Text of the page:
Do low salt levels slow down stroke recovery? DR MARTIN SCURR answers your health questions
My father is now entering his 13th week in hospital after a suspected stroke. In 2017 he was told he had low levels of sodium and now this appears to be hindering his recovery, as it means he’s on a restricted fluid intake and ‘slow’ sodium tablets which leave him weak, tired and confused.
Jackie Stanbury, via email.
We hear so much about the need to cut our salt intake to avoid high blood pressure but, in fact, we all need some salt — in the form of sodium — as it’s used by the body for healthy muscle and nerve function.
However, it can easily be depleted, usually as a result of isolated incidents such as vomiting or diarrhoea.
But occasionally it’s a side-effect of a medication such as diuretics (water pills) used to reduce high blood pressure —which is why older people are more prone to it.
Low sodium levels are also linked to conditions such as kidney failure, or excessive release of the hormone vasopressin, the so-called anti-diuretic hormone (ADH).
We hear so much about the need to cut our salt intake to avoid high blood pressure but, in fact, we all need some salt — in the form of sodium — as it’s used by the body for healthy muscle and nerve function
In your longer letter you say that your father’s sodium level went down to 118mEq/L — anything below 120 is regarded as severe.
It’s not clear what caused this but it’s possible that, rather than a stroke, your father had some form of seizure due to swelling of the brain, which is a recognised complication of low sodium levels. (Your father would have had brain scans in hospital and I assume that no firm diagnosis was reached about him having had a stroke, or the cause.)
However, the only way to determine if it was a seizure is if someone saw this happen.
The usual treatment for low sodium is fluid restriction to reduce the amount of sodium flushed out in the urine.
Your father has also been put on ‘slow’ sodium tablets, where the mineral is sealed in a way so that it’s gradually leached out as it passes through the intestine, and not dumped in one big hit, ensuring the sodium is better absorbed.
Occasionally it’s a side-effect of a medication such as diuretics (water pills) used to reduce high blood pressure —which is why older people are more prone to it [File photo]
This is the standard treatment for excessive levels of ADH, and the fact that he’s been prescribed this suggests to me this is the cause of your father’s low sodium levels.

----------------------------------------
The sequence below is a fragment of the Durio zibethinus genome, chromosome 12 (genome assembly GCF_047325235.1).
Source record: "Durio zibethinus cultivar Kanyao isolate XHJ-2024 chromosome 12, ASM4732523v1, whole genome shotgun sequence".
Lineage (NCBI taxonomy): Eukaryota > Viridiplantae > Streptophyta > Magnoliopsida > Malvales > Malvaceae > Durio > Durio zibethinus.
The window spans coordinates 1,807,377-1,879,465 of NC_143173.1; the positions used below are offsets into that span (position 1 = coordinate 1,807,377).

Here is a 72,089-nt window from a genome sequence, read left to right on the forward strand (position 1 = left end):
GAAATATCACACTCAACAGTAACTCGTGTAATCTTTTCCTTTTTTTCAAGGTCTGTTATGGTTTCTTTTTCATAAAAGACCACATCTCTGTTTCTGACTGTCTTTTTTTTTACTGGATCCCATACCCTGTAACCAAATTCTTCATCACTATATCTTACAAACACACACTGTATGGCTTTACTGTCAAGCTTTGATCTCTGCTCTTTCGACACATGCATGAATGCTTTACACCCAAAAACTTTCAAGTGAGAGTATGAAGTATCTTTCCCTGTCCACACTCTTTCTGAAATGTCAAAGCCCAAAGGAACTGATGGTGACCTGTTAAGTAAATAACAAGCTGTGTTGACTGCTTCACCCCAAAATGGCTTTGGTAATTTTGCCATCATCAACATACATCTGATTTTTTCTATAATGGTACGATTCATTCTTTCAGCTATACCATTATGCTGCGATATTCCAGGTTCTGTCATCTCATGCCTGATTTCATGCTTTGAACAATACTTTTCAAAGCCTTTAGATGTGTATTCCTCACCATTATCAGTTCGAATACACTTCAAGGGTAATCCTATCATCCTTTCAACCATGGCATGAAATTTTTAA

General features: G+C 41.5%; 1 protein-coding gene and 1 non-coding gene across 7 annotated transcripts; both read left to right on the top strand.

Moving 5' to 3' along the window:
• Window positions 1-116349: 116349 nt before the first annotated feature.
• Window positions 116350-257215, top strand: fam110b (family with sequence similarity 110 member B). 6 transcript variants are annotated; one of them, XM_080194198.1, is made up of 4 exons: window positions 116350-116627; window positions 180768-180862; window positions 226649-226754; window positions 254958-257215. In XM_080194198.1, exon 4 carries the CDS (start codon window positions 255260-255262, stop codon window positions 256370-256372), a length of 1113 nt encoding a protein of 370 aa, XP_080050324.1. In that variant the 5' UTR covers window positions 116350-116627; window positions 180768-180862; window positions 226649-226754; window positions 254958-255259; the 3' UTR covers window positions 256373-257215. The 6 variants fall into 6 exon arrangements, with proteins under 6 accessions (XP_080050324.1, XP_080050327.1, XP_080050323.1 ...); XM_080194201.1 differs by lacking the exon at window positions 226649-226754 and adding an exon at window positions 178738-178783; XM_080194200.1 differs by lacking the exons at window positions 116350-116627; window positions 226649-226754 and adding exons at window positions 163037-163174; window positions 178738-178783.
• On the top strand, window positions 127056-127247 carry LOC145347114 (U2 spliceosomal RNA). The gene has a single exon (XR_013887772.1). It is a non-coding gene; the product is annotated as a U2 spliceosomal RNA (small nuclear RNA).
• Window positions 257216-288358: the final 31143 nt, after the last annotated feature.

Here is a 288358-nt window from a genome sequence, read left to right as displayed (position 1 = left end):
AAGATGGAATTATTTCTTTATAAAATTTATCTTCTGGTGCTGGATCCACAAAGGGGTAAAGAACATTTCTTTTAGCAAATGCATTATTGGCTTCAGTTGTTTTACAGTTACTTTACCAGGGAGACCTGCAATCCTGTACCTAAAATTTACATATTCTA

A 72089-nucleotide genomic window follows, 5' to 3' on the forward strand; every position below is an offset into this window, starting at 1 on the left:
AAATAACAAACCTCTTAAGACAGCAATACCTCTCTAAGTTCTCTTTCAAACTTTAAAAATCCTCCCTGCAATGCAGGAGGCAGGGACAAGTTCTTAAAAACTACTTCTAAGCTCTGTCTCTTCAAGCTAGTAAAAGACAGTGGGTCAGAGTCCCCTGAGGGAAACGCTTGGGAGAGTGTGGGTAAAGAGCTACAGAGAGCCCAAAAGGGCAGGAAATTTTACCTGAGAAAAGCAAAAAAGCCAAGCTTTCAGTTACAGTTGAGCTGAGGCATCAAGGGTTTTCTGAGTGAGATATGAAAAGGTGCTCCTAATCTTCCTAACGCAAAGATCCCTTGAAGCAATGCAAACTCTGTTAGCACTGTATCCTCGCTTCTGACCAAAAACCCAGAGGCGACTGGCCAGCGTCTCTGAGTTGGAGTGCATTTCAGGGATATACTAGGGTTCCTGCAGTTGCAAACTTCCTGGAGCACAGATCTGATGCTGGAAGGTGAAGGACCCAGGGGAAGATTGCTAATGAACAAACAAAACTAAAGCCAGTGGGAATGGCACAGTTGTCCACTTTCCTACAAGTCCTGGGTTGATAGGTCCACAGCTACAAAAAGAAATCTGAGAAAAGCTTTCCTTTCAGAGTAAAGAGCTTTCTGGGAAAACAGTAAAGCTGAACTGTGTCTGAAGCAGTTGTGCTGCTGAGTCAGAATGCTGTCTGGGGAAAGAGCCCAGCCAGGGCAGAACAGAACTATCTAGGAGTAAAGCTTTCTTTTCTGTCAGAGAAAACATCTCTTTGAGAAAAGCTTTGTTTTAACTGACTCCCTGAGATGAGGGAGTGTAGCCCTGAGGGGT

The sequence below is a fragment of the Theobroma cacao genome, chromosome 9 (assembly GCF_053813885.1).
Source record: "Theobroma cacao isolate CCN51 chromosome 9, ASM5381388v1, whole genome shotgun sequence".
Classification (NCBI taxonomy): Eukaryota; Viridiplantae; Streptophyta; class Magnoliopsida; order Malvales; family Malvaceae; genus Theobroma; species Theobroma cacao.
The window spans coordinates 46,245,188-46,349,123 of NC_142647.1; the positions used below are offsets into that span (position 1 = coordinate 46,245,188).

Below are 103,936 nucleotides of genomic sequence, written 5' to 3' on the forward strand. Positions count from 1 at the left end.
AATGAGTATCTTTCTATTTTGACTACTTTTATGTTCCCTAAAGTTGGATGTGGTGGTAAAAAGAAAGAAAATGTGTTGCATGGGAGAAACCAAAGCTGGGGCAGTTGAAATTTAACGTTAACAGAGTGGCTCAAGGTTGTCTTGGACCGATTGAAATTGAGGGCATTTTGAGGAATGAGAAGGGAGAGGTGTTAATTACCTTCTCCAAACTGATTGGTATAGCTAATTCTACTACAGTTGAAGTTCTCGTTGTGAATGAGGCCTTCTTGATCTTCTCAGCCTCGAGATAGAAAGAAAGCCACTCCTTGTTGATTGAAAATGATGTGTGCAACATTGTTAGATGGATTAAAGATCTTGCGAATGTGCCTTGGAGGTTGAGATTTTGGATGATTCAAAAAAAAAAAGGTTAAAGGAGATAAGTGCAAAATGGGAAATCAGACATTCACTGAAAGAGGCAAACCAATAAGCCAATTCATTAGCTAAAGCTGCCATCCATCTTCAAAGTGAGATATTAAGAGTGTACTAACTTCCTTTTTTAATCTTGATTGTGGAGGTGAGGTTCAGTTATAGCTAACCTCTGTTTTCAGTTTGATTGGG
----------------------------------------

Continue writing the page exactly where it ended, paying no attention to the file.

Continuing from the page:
I also think that the symptoms you describe, such as confusion, are linked to the low sodium and not to the treatment he’s having — which will be helping his recovery, by raising his sodium levels, rather than hindering it.
If your father does, indeed, have too much ADH, what is unclear is whether the team treating him has also suggested an ADH receptor antagonist. These drugs help the body produce more water without reducing sodium levels and offer the best chance of him not having a relapse once his sodium tablets are stopped.
I recommend you speak to the consultant caring for your father on the ward, and ask them about the next steps for treatment — possibly including ADH receptor antagonist drugs.
Write to Dr Scurr
Write to Dr Scurr at Good Health, Daily Mail, 2 Derry Street, London W8 5TT or email: [email protected] — include contact details. Dr Scurr cannot enter into personal correspondence. Replies should be taken in a general context. Consult your own GP with any health worries.
Some new findings can be so astonishing you realise that, as doctors, we should have been treating patients completely differently.
Most recently the research which inspired such an epiphany was about diabetes, which is now increasingly common, mostly attributed to the rising levels of obesity.
A study published in The Lancet in November suggests that for every 20mmHg increase in blood pressure above a healthy reading (140/90 mmHg), there is a 77 per cent increase in the risk of type 2 diabetes.
What this means is screening everybody for raised blood pressure is more important than ever, as treating it could help prevent diabetes. We already know that those with diabetes and high blood pressure are much more likely to have cardiovascular disease, putting them at risk of life‑threatening events such as heart attacks and stroke.
I would like to see everybody who’s most at risk of raised blood pressure, specifically those of middle age and beyond, using their own simple blood pressure machine at home to keep a regular check on their blood pressure level.
These don’t cost much — around £20 from your local chemist.
In my view these are as essential a piece of household equipment as a washing machine, a toaster or kettle.
Owning and using one may well save your life.
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